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Seeking info on jobs, cost of living, Medellin

 
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medusa111



Joined: 19 Oct 2008
Posts: 3
Location: Seattle, WA USA

PostPosted: Sat Dec 06, 2008 3:10 am    Post subject: Seeking info on jobs, cost of living, Medellin Reply with quote

Hello. I really appreciate this website and forum to learn from others' experiences. I have read all the postings on Columbia but still have questions as someone hoping to work there.

Some background on me: I'm a 30ish woman , American, taught English in Taiwan for two years, don't have ESL certification, but have a masters degree (in Social Work). I also currently work as an adviser at a community college, for what that's worth. I don't speak Spanish but learning at least conversational Spanish is one of my main goals while in Colombia, also dancing a lot. So far Medellin really interests me although I'm open to other cities.

My questions:

1) Given my qualifications, does anyone know my chances of being hired at a university? Other places?

2) I've heard mixed things about work visas - the difficulty in obtaining them and their necessity. Do most people teach ESL without a visa in Colombia? If you're willing to do that, is it very easy to find jobs?

3) What is the pay like versus the cost of living there in a large city? Do many people save money while teaching English? I have debts I need to continue to pay in American dollars so need to consider how financially viable teaching in Colombia may be for me. How many teaching hours does one typically need a week to cover bills? I would find a place to live with other housemates.

4) When are good times of the year to arrive to find a teaching job? I heard somewhere that school starts in March so I was thinking of coming in February. Does it make much difference what time of year one arrives?

5) I've heard mixed things about getting work prior to arrival versus looking for work once someone's in Colombia. Getting a job there, one knows what they're getting into much more. What potential pitfalls are there to getting a job prior to arriving? Can anyone tell me their experience about doing that? I'm game to arrive first then look for a job, but worried about being without an income fo very long.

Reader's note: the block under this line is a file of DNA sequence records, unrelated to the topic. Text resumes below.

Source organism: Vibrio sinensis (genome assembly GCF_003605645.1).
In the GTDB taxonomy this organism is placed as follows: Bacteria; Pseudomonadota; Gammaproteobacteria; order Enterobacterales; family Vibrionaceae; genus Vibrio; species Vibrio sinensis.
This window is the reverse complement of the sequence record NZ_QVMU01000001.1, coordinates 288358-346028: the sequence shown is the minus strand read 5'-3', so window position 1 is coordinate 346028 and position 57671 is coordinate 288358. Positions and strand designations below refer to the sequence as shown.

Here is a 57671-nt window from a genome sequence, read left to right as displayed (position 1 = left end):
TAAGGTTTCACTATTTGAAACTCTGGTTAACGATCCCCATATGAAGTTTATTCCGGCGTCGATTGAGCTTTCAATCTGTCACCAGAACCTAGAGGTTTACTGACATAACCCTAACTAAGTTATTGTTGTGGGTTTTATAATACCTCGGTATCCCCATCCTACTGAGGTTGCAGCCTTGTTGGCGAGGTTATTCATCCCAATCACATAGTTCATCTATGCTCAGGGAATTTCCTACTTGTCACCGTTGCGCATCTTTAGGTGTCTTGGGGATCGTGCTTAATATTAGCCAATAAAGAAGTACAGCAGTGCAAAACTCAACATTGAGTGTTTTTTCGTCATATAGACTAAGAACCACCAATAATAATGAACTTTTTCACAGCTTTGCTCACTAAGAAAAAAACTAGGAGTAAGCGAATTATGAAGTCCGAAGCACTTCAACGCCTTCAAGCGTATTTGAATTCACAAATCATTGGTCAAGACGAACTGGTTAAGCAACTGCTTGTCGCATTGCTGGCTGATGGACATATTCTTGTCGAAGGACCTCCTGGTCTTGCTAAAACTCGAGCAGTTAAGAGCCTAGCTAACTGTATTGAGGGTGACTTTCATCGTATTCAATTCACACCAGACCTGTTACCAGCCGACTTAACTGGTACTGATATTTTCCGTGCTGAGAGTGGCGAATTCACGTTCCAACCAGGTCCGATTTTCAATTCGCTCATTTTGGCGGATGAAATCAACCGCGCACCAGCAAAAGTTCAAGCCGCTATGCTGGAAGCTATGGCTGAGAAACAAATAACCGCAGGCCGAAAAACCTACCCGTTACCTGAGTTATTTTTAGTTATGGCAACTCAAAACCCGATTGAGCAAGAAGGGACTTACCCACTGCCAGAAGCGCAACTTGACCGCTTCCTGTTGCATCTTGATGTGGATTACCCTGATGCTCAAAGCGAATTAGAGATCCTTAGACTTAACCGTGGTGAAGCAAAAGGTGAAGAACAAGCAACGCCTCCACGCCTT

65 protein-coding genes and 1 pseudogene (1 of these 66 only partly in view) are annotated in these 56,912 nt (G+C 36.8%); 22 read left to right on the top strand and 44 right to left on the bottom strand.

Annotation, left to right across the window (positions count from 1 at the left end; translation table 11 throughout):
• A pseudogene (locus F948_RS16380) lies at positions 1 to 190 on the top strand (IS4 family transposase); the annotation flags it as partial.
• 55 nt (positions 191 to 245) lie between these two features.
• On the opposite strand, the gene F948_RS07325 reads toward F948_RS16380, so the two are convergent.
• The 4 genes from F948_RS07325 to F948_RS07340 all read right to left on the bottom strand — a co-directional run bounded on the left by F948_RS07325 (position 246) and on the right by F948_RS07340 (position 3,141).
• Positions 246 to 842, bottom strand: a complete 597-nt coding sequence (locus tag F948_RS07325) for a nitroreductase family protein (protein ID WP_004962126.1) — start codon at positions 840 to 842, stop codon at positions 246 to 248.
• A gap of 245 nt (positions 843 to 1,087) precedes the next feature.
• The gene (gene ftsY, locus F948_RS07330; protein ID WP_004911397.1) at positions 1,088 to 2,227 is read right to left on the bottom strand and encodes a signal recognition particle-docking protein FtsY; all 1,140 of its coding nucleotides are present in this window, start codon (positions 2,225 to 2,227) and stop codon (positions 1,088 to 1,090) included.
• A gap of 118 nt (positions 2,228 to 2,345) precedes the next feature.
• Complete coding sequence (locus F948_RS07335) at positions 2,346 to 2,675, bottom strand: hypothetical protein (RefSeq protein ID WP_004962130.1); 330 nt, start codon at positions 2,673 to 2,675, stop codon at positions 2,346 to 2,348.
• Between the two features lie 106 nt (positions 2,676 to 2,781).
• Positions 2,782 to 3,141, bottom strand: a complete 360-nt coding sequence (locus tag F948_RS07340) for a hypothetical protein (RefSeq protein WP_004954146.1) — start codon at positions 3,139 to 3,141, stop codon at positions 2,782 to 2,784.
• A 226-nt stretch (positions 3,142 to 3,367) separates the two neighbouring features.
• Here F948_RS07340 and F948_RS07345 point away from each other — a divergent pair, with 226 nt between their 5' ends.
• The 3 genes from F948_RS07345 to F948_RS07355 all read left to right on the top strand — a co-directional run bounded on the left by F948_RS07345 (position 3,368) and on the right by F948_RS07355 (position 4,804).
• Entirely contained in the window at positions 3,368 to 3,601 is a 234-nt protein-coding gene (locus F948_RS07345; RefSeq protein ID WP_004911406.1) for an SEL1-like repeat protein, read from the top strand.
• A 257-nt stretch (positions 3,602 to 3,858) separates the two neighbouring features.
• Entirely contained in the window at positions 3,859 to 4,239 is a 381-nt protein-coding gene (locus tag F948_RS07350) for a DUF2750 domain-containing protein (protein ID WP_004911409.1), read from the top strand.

4) I would love any other advice or information people have to offer.

Thanks much! Smile
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tinydizzy



Joined: 05 Sep 2007
Posts: 21

PostPosted: Fri Jan 30, 2009 12:09 pm    Post subject: Reply with quote

Hey! I gotta be quick here because I'm at school.

I hate to be a downer, but without a teaching certificate (TEFL, CELTA, TKTS - the colombian version) you will most likely have a ton of trouble. Most schools will require them, plus they are (supposedly) necessary to get a work visa. Now, you can work at some places for hours without the visa (illegaly). But the major problem there is that you only get 6 months on your tourist visa per year. Leaving and returning doesn't help, it's 6 months in one calendar year, and the fine is not insignificant (250 bucks). Plus the hassle of renewing your visa for the first 6 months (going every month to the office, waiting in loooong lines, and paying 30 bucks a pop) isn't exactly fun either. Now, supposedly some people get a student visa for a year by taking spanish classes at a local university (EAFIT, and UPB are the only ones that offer them) and then work illegaly off that.